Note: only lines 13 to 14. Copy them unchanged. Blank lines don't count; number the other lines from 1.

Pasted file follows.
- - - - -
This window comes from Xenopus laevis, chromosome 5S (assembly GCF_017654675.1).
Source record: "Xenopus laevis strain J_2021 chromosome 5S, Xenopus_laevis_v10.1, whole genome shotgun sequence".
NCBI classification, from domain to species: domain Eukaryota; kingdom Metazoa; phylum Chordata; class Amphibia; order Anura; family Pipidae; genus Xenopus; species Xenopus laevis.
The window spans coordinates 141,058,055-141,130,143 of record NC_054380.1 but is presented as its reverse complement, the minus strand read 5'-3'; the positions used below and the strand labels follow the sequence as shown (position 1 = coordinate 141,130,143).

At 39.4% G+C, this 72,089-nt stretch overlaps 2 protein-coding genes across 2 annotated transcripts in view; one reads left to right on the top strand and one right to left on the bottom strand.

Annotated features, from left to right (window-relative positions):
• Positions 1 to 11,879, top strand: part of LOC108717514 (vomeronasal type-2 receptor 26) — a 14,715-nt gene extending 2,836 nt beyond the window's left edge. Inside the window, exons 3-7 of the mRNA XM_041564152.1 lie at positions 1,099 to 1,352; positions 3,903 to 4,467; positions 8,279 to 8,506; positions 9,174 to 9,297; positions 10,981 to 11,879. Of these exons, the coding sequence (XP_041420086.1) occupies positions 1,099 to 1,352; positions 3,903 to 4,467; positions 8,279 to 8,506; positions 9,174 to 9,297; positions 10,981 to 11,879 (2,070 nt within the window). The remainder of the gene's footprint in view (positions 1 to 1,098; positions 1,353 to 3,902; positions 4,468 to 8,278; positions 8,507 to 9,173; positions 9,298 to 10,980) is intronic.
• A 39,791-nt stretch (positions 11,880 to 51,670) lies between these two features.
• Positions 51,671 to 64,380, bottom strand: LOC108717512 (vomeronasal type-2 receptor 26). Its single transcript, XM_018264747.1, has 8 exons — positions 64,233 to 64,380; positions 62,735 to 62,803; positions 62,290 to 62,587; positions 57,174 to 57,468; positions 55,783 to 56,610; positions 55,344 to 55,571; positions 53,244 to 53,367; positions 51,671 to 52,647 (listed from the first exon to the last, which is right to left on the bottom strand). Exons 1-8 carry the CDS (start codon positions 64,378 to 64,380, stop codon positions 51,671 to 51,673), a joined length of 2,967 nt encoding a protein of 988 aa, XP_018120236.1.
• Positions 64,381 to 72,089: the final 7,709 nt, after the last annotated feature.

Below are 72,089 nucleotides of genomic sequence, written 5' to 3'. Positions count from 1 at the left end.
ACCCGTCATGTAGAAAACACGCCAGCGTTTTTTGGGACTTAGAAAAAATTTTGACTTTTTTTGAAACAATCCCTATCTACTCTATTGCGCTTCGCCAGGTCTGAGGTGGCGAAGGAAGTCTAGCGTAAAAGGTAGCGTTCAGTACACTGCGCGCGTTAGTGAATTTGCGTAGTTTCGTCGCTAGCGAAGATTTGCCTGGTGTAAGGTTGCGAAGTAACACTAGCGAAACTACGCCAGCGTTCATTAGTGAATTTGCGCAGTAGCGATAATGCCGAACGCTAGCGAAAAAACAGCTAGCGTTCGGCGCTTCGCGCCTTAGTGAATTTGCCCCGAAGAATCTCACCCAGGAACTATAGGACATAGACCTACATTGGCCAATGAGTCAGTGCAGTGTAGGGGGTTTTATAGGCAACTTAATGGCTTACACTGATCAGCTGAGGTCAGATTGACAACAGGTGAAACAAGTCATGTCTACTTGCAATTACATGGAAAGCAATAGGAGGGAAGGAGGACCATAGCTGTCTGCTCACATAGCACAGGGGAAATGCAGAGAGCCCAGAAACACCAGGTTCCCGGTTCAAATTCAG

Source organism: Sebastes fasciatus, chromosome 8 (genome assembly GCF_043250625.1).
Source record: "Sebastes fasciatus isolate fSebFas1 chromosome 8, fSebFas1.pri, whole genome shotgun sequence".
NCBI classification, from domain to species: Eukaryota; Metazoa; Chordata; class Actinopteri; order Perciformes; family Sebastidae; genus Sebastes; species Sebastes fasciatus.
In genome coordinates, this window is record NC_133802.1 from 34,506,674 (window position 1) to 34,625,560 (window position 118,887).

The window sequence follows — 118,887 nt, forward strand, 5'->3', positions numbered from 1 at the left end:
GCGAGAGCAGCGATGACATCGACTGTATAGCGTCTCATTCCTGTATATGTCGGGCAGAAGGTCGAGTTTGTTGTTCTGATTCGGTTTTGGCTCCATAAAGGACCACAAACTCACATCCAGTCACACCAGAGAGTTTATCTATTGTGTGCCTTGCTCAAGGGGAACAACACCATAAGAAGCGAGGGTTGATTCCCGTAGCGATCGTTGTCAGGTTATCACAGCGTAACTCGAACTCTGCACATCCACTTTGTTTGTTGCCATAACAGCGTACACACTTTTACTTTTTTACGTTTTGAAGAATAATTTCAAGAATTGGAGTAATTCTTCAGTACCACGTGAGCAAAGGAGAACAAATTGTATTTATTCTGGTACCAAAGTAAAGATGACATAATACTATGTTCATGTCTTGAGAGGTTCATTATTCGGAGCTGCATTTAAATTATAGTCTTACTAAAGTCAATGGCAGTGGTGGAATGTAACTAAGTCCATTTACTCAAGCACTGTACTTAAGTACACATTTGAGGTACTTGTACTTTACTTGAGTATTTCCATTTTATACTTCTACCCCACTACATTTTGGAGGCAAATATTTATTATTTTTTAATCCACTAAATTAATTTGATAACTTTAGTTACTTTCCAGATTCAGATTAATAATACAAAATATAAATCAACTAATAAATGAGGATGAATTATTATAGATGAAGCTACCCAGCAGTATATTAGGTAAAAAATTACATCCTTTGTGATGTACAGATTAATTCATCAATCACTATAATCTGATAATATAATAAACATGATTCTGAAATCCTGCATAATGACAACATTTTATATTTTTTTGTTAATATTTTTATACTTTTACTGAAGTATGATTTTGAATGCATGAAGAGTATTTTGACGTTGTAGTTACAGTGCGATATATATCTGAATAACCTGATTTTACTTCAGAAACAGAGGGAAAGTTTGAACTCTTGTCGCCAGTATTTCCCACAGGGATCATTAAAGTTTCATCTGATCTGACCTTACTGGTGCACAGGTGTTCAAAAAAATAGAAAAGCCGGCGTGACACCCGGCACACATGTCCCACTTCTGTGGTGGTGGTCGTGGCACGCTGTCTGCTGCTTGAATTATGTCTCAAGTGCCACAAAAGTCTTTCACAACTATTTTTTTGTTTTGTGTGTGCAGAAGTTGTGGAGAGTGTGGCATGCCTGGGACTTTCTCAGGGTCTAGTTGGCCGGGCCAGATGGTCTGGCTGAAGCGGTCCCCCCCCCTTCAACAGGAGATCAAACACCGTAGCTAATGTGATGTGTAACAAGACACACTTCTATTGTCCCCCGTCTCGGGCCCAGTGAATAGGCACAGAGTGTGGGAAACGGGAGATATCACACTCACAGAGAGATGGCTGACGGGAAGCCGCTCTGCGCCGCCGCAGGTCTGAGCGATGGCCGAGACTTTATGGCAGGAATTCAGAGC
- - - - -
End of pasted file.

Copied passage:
Source organism: Sebastes fasciatus, chromosome 8 (genome assembly GCF_043250625.1).
Source record: "Sebastes fasciatus isolate fSebFas1 chromosome 8, fSebFas1.pri, whole genome shotgun sequence".